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7.25.3 Using the Heat Exchanger Model

The heat exchanger model settings may be written into and read from the boundary conditions file (Section  4.6) using the text commands, file/write-bc and file/read-bc, respectively. Otherwise, the steps for setting up the heat exchanger models are as follows:

1.   Enable the calculation of energy in the Energy panel.

Define $\rightarrow$ Models $\rightarrow$ Energy...

2.   Specify the inputs to the heat exchanger model, using the Heat Exchanger Model panel (Figure  7.25.2).

Define $\rightarrow$ User-Defined $\rightarrow$ Heat Exchanger...

Figure 7.25.2: The Heat Exchanger Model Panel Displaying the Model Data Tab
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(a)   In the Fluid Zone drop-down list, select the fluid zone representing the heat exchanger core.

(b)   Under the Model Data tab, choose Fixed Heat Rejection or Fixed Inlet Temperature, as required (Figure  7.25.2).

(c)   Specify the heat exchanger model as either the default ntu-model or the simple-effectiveness-model.

(d)   Specify the Core Porosity Model if needed.

(e)   If the ntu-model is chosen, a Heat Transfer Data... button will appear under Heat Exchanger Performance Data. Clicking on the Heat Transfer Data... button will open up the Heat Transfer Data Table panel with information on the fluid flow rates and heat transfer data (Figure  7.25.3).

Figure 7.25.3: The Heat Transfer Data Table Panel for the NTU Model
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(f)   Enter the Auxiliary Fluid Temperature and the Primary Fluid Temperature for the ntu-model.

(g)   If the simple-effectiveness-model is chosen, then clicking on the Velocity Effectiveness Curve... button, under the Heat Exchanger Performance Data, allows you to set the velocity vs effectiveness curve.

(h)   Under the Geometry tab, define the macro grid using the Number of Passes, the Number of Rows/Pass, and the Number of Columns/Pass fields.

Figure 7.25.4: The Heat Exchanger Model Panel Displaying the Geometry Tab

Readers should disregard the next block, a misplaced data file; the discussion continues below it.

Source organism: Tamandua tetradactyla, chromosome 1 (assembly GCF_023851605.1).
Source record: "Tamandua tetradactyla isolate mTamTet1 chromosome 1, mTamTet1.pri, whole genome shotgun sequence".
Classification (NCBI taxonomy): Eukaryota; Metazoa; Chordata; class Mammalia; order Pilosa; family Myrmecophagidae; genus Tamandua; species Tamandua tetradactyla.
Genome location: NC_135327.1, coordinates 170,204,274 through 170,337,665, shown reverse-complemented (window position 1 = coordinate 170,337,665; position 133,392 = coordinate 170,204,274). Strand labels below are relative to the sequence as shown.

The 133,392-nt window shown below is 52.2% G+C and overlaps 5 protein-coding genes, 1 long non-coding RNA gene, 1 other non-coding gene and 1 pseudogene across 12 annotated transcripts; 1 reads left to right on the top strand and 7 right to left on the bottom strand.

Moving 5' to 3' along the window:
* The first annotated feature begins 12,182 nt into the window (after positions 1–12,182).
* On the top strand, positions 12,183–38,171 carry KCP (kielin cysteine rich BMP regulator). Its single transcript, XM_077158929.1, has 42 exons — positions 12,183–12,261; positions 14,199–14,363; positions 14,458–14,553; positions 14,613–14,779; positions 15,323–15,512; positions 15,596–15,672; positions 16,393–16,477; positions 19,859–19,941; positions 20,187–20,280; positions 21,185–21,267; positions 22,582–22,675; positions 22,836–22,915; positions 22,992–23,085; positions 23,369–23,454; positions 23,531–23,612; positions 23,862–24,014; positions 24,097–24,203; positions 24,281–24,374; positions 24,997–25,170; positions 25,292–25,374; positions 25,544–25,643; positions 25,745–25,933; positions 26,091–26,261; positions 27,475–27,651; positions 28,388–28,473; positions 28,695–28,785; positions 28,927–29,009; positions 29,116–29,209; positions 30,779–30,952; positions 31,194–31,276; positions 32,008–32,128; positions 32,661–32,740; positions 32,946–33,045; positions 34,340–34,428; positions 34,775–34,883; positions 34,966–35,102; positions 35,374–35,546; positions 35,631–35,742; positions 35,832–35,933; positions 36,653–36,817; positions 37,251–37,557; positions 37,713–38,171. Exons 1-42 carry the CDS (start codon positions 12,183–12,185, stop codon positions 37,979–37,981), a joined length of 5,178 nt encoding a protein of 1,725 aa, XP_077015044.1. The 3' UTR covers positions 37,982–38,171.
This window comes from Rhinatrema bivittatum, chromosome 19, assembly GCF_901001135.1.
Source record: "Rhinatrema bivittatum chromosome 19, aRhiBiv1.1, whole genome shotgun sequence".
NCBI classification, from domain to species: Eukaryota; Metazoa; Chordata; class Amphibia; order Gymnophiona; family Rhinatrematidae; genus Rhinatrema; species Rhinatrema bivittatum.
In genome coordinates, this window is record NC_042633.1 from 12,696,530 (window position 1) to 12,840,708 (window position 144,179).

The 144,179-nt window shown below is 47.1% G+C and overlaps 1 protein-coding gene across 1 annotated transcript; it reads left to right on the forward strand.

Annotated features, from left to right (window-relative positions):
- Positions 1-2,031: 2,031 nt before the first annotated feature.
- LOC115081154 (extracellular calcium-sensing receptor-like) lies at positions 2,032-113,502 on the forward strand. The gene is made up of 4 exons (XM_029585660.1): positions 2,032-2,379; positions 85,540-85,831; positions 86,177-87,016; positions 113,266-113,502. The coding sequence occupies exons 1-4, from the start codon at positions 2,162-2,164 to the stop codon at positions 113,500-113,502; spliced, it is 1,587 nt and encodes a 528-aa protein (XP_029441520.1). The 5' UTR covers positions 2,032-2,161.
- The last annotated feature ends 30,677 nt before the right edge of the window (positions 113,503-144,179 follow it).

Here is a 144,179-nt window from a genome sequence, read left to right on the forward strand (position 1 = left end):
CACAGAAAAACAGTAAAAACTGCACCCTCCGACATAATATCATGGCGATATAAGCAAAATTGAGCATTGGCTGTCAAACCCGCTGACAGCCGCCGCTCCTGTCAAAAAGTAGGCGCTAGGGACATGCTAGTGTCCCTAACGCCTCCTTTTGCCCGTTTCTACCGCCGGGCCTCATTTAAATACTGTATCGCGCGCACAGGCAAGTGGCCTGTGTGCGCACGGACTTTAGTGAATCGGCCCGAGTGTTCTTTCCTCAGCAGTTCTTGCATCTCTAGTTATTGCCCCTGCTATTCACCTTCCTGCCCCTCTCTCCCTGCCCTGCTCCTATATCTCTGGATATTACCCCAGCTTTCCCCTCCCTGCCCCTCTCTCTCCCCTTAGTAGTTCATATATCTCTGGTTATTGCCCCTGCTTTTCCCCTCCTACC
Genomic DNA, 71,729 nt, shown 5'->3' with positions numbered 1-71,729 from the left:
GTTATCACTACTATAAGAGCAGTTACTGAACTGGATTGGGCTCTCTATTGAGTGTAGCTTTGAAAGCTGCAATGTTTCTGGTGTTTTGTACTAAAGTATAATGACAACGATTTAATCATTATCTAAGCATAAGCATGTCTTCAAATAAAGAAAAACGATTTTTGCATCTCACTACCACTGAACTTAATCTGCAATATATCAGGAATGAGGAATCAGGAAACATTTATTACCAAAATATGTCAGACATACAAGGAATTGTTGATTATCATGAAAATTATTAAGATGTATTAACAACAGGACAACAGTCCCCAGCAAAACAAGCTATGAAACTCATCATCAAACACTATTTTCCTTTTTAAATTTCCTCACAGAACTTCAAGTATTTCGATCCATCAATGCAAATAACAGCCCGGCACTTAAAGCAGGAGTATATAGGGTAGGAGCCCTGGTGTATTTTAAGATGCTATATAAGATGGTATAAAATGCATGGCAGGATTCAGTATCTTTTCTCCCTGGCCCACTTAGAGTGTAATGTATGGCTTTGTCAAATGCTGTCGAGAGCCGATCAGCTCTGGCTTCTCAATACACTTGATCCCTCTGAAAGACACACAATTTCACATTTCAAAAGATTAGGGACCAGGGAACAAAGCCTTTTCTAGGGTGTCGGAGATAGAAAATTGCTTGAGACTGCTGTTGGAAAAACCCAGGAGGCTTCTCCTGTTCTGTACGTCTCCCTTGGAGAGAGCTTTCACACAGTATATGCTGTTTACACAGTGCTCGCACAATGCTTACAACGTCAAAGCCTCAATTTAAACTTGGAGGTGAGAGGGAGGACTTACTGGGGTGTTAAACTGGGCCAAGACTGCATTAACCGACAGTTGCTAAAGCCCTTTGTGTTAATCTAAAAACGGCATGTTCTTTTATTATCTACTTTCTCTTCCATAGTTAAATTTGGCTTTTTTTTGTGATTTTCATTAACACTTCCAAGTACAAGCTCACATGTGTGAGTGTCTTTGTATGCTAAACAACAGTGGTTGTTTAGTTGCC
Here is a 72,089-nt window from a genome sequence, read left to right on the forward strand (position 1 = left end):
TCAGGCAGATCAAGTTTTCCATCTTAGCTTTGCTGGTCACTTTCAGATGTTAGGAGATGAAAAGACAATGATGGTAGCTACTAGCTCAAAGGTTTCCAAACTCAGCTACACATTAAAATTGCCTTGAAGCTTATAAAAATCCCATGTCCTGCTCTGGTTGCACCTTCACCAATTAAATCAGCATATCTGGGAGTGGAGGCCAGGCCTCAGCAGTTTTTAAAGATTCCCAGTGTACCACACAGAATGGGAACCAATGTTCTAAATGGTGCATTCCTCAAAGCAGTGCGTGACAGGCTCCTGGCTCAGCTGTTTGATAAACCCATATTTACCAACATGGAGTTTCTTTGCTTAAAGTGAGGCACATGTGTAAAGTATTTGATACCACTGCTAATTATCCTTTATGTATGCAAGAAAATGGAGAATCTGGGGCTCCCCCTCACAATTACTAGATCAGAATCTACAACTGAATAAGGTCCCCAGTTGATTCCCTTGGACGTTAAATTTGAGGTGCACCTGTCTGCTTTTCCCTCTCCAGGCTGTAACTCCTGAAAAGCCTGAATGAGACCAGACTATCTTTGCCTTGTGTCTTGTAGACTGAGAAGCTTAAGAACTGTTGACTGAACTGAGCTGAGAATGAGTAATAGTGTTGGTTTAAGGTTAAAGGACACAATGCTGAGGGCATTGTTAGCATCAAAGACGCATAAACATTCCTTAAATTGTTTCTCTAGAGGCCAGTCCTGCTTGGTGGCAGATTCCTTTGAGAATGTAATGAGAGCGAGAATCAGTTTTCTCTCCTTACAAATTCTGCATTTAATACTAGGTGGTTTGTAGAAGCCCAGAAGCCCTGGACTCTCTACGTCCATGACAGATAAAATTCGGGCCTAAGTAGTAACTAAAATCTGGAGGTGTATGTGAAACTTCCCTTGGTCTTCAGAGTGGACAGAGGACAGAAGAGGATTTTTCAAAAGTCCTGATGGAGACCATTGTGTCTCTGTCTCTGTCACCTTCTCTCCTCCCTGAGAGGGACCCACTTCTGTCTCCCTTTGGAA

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(i)   In the Auxiliary Fluid tab, specify the auxiliary fluid properties and conditions ( Auxiliary Fluid Flow Rate, Inlet Temperature, and Auxiliary Fluid Specific Heat).

Figure 7.25.5: The Heat Exchanger Model Panel Displaying the Auxiliary Fluid Tab
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(j)   In the Auxiliary Fluid tab, specify the Auxiliary Fluid Properties Method, either as a constant-specific-heat or as a user-defined-enthalpy.

(k)    Auxiliary Fluid Flow Rate, Heat Rejection, Inlet Temperature, and Inlet Pressure can be provided as a constant, polynomial or piecewise-linear profile that is a function of time.

(l)   Click Apply in the Heat Exchanger panel to save all the settings.

(m)   Repeat steps (a)-(l) for any other heat exchanger fluid zones.

To use multiple fluid zones to define a single heat exchanger, or to connect the auxiliary fluid flow path among multiple heat exchangers, see Section  7.25.4.



Selecting the Zone for the Heat Exchanger


Choose the fluid zone for which you want to define a heat exchanger in the Fluid Zone drop-down list.



Specifying Heat Exchanger Performance Data


Based on the heat transfer model you choose in the Model Data tab, some performance data must be entered for the heat exchanger.



Specifying the Auxiliary Fluid Inlet and Pass-to-Pass Directions


To define the auxiliary fluid direction and flow path, you will specify direction vectors for the Auxiliary Fluid Inlet Direction and the Pass-to-Pass Direction in the Geometry tab. Figure  7.25.6 shows these directions relative to the macros.

For some problems in which the principal axes of the heat exchanger core are not aligned with the coordinate axes of the domain, you may not know the auxiliary fluid inlet and pass-to-pass direction vectors a priori. In such cases, you can use the plane tool as follows to help you to determine these direction vectors.

1.   "Snap'' the plane tool onto the boundary of the heat exchanger core. (Follow the instructions in Section  27.6.1 for initializing the tool to a position on an existing surface.)

2.   Translate and rotate the axes of the tool appropriately until they are aligned with the principal directions of the heat exchanger core. The depth direction is determined by the red axis, the height direction by the green axis, and the width direction by the blue axis.

3.   Once the axes are aligned, click on the Update From Plane Tool button in the Heat Exchanger Model panel. The directional vectors will be set automatically. (Note that the Update from Plane Tool button will also set the height, width, and depth of the heat exchanger core.)



Defining the Macros


As discussed in Section  7.25.1, the fluid zone representing the heat exchanger core is split into macros. Macros are constructed based on the specified number of passes, the number of macro rows per pass, the number of macro columns per pass, and the corresponding auxiliary fluid inlet and pass-to-pass directions (see Figure  7.25.6). Macros are numbered from $0$ to ( $n-1$) in the direction of auxiliary fluid flow, where $n$ is the number of macros.

Figure 7.25.6: $1 \times 4 \times $3 Macros
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In the Heat Exchanger Model panel, in the Geometry tab, specify the Number of Passes, the Number of Rows/Pass, and the Number of Columns/Pass. The model will automatically extrude the macros to the depth of the heat exchanger core. For each pass, the Number of Rows/Pass are defined in the direction of the auxiliary flow inlet direction and the Number of Columns/Pass are defined in the direction of the pass-to-pass direction.